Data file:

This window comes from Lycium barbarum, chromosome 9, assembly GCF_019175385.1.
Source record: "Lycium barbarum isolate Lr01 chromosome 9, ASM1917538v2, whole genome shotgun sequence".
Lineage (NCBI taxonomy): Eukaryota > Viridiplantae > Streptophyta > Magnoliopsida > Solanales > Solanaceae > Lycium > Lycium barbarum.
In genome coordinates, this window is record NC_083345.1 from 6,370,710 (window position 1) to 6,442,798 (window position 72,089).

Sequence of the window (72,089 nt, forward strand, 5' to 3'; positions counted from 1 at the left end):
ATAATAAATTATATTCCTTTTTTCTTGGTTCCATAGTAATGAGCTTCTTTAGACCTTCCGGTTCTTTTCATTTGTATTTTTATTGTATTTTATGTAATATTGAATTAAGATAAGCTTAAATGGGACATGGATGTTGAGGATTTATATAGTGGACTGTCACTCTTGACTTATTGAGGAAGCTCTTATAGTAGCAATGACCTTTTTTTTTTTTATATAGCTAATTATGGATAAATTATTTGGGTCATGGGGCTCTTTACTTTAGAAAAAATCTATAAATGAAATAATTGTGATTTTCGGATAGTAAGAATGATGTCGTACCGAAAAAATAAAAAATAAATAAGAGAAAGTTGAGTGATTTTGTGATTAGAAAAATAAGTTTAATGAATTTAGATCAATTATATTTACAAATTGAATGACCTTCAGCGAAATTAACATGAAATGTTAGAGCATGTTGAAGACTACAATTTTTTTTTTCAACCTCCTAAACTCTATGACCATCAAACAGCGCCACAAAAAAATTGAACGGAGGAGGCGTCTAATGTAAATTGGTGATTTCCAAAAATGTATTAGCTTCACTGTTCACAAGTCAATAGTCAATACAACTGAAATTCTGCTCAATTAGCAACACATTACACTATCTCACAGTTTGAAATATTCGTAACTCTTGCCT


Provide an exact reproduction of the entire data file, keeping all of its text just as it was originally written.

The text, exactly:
This window comes from Lycium barbarum, chromosome 9, assembly GCF_019175385.1.
Source record: "Lycium barbarum isolate Lr01 chromosome 9, ASM1917538v2, whole genome shotgun sequence".
Lineage (NCBI taxonomy): Eukaryota > Viridiplantae > Streptophyta > Magnoliopsida > Solanales > Solanaceae > Lycium > Lycium barbarum.
In genome coordinates, this window is record NC_083345.1 from 6,370,710 (window position 1) to 6,442,798 (window position 72,089).

Sequence of the window (72,089 nt, forward strand, 5' to 3'; positions counted from 1 at the left end):
ATAATAAATTATATTCCTTTTTTCTTGGTTCCATAGTAATGAGCTTCTTTAGACCTTCCGGTTCTTTTCATTTGTATTTTTATTGTATTTTATGTAATATTGAATTAAGATAAGCTTAAATGGGACATGGATGTTGAGGATTTATATAGTGGACTGTCACTCTTGACTTATTGAGGAAGCTCTTATAGTAGCAATGACCTTTTTTTTTTTTATATAGCTAATTATGGATAAATTATTTGGGTCATGGGGCTCTTTACTTTAGAAAAAATCTATAAATGAAATAATTGTGATTTTCGGATAGTAAGAATGATGTCGTACCGAAAAAATAAAAAATAAATAAGAGAAAGTTGAGTGATTTTGTGATTAGAAAAATAAGTTTAATGAATTTAGATCAATTATATTTACAAATTGAATGACCTTCAGCGAAATTAACATGAAATGTTAGAGCATGTTGAAGACTACAATTTTTTTTTTCAACCTCCTAAACTCTATGACCATCAAACAGCGCCACAAAAAAATTGAACGGAGGAGGCGTCTAATGTAAATTGGTGATTTCCAAAAATGTATTAGCTTCACTGTTCACAAGTCAATAGTCAATACAACTGAAATTCTGCTCAATTAGCAACACATTACACTATCTCACAGTTTGAAATATTCGTAACTCTTGCCT